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Returning To Our Innocence #746

09/30/2022 06:20:32 PM


Rabbi Irwin Huberman

Parashat Veyelech

Returning To Our Innocence


When I was about six years old, my father took me on a very important mission.

It was my cousin’s second birthday party, and it coincided with my father being awarded rights to sell go-karts in our little corner of suburban Montreal.

My father – who was and will always be a bit of a performer – dressed up in a clown suit. And with a balloon attached to his torn black top hat, he circled around my cousin’s back yard with kids chasing the go-kart and roaring with laughter.

Minutes later, my mother found me sitting in the grass, knees folded up, with tears streaming down my face.

“What’s the matter, dear?” my concerned mother asked.

“They’re laughing at my daddy,” I sobbed through my tears.

There’s a photograph of that embarrassing little scene in my parents’ favorite family album; there may even be a Super 8 movie.

For obvious reasons, it’s not one of my favorite memories. But over the years, as I’ve observed our children and grandchildren get upset and feel sorry for a dead mouse or a wounded bird, I often reflect upon how precious and innocent those early days were.

I was convinced that the tree at the back of our yard had feelings when they chopped it down. I felt sorry for my parents’ 1962 Galaxie 500 when they traded it in for a more upscale Oldsmobile.

Those were the days when we - as children - actually empathized with so much around us: people, animals, teddy bears and even worn-out cars.

You may have a similar memory or two. How interesting that over the years, we’ve acquired so many veils. 

Our peers, family members, work mates and the rest of society have taught us we must be strong – that weakness and too much sensitivity are signs of vulnerability.

But what if we could return to those innocent days where our empathy enabled us to reach out and show sensitivity to others? What if we focused less on ourselves and more on the feelings of others?

In many ways, this particular Shabbat is that opportunity.

These next 24 hours, within Jewish tradition, is known as Shabbat Teshuvah – the Shabbat of Repentance. 

The root of the word Teshuvah is more closely aligned with the verb lashuv – which means “to return.”

We are halfway between the holy days of Rosh Hashanah and Yom Kippur. 

This past Monday and Tuesday we celebrated newness, officially launching a new year – 5783. 

Although the universe was launched many more years before 5783, Judaism chooses that number because the Bible tells us that we can trace 5783 years from the time of Adam and Eve to the present.

During Rosh Hashanah we traditionally wear white; our Torahs and synagogue tabletops are covered in white. We dip apples and honey and enjoy the company of family and friends.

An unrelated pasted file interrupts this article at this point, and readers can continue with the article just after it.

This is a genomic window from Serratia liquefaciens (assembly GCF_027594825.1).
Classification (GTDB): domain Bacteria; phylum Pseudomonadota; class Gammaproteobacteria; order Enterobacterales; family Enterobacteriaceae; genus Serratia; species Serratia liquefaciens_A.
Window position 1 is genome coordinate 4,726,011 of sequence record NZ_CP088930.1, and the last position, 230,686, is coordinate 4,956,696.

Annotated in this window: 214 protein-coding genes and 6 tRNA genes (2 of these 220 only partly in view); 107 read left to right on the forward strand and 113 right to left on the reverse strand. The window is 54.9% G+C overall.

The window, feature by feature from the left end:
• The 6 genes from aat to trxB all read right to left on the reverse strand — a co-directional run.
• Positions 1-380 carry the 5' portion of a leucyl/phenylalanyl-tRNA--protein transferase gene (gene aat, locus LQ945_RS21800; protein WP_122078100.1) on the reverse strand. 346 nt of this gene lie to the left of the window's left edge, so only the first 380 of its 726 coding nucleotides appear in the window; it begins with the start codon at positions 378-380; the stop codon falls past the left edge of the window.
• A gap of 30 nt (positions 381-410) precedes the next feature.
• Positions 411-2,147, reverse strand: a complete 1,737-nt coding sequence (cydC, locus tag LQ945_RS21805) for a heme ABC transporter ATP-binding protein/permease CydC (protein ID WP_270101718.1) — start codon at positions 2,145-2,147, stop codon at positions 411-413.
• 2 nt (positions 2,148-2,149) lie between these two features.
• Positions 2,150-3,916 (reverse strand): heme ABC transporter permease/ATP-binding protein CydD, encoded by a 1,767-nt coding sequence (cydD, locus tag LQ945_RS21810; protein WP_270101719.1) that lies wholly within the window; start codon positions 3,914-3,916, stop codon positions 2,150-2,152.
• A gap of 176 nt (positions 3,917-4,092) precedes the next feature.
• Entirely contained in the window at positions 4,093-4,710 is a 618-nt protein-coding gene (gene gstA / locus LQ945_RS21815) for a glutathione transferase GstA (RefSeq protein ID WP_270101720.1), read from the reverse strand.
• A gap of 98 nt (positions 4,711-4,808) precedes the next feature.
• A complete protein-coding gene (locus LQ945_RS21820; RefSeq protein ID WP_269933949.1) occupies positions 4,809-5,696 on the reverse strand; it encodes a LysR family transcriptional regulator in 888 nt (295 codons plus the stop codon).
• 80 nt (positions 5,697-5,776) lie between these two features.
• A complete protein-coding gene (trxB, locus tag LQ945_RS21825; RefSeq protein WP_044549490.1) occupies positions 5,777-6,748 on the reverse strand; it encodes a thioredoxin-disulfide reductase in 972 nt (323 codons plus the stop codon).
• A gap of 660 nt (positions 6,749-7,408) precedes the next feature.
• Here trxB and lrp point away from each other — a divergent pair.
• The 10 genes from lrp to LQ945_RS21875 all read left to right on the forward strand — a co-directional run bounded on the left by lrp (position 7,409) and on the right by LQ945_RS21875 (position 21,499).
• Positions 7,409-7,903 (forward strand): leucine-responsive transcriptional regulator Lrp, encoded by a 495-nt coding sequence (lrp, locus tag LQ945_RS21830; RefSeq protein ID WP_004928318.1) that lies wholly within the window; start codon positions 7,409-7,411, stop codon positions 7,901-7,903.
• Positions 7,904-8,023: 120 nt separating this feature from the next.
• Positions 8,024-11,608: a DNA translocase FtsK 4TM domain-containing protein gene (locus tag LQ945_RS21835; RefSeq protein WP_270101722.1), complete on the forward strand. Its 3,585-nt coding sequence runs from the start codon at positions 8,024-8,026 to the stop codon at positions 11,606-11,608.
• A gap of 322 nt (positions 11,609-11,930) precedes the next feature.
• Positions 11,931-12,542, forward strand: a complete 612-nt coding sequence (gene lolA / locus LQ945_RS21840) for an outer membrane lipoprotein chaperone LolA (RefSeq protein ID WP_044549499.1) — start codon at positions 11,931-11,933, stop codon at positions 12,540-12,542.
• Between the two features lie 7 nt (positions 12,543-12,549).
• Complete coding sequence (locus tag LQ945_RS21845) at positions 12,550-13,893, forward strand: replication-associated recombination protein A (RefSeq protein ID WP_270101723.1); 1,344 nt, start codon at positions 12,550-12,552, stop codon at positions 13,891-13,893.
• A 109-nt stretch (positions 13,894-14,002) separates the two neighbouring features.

But there is more.

The High Holidays provide an opportunity for us to assess our lives, which our daily routine rarely affords us.

While most of us have lived more than half of our lives, the High Holidays remind us that there is so much life ahead. So few days, but so much opportunity to make each day count.

The period between Rosh Hashanah and Yom Kippur compels us to perform a cheshbon nefesh – a soul evaluation – and ask whether we are just putting in time, or whether we are truly achieving what God put us here to do.

Synagogue provides us with a sense of belonging. We meet with our community members, we pray, and we sing the season’s storied melodies.

We link up with tradition. In many ways, we become 3,000- year-olds. That is how long we have been observing these traditions.

But perhaps the most important aspect of the season, contained within the act of teshuvah, is “returning.”

Remember when we weren’t so skeptical? Remember when we weren’t calling ourselves “realists” as a cover for increased impatience and cynicism?

Remember when we saw a classmate hurting and reached out to share our toys?

Remember when we believed we could make a difference?

The reality is those goals, aspirations and possibilities have not changed.

We have.

This Shabbat and the days to follow provide us with a gift – the chance to be happier.

For while we live in a very “selfie-based” society, maybe what is missing from our hearts, is chesed - kindness and love for each other.

As we remind ourselves that we are not in this alone - that we are members of families and communities, large and small - there are small things we can do to change today.

On this Shabbat Teshuvah – the Shabbat of Return - let us give thanks for what we have and clear out the dead space in our souls by releasing and forgiving those who have caused us harm.

Let us celebrate our loved ones and be kinder. Let us have the courage to smile at a stranger, and make cynicism less dear to us.

So, during this Shabbat, as we embrace change, let us reflect upon a more optimistic time. For I believe that those times were more honest and true than the cynicism and “blamism” that consume too many of us today.

We have a choice.

The key to improving our happiness will not be found in the “same old same old.” Rather, we will find it by returning to those times of care, empathy and chesed, when we felt for our fellow human beings – even dads in clown suits.

It is upon that foundation, that our true happiness can be found, as we ponder our future and a better life in the year that awaits.

Indeed, what we write in the Book of Life is truly in our hands.

Shabbat Shalom, Shannah Tovah.
Rabbi Irwin Huberman


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Fri, September 29 2023 14 Tishrei 5784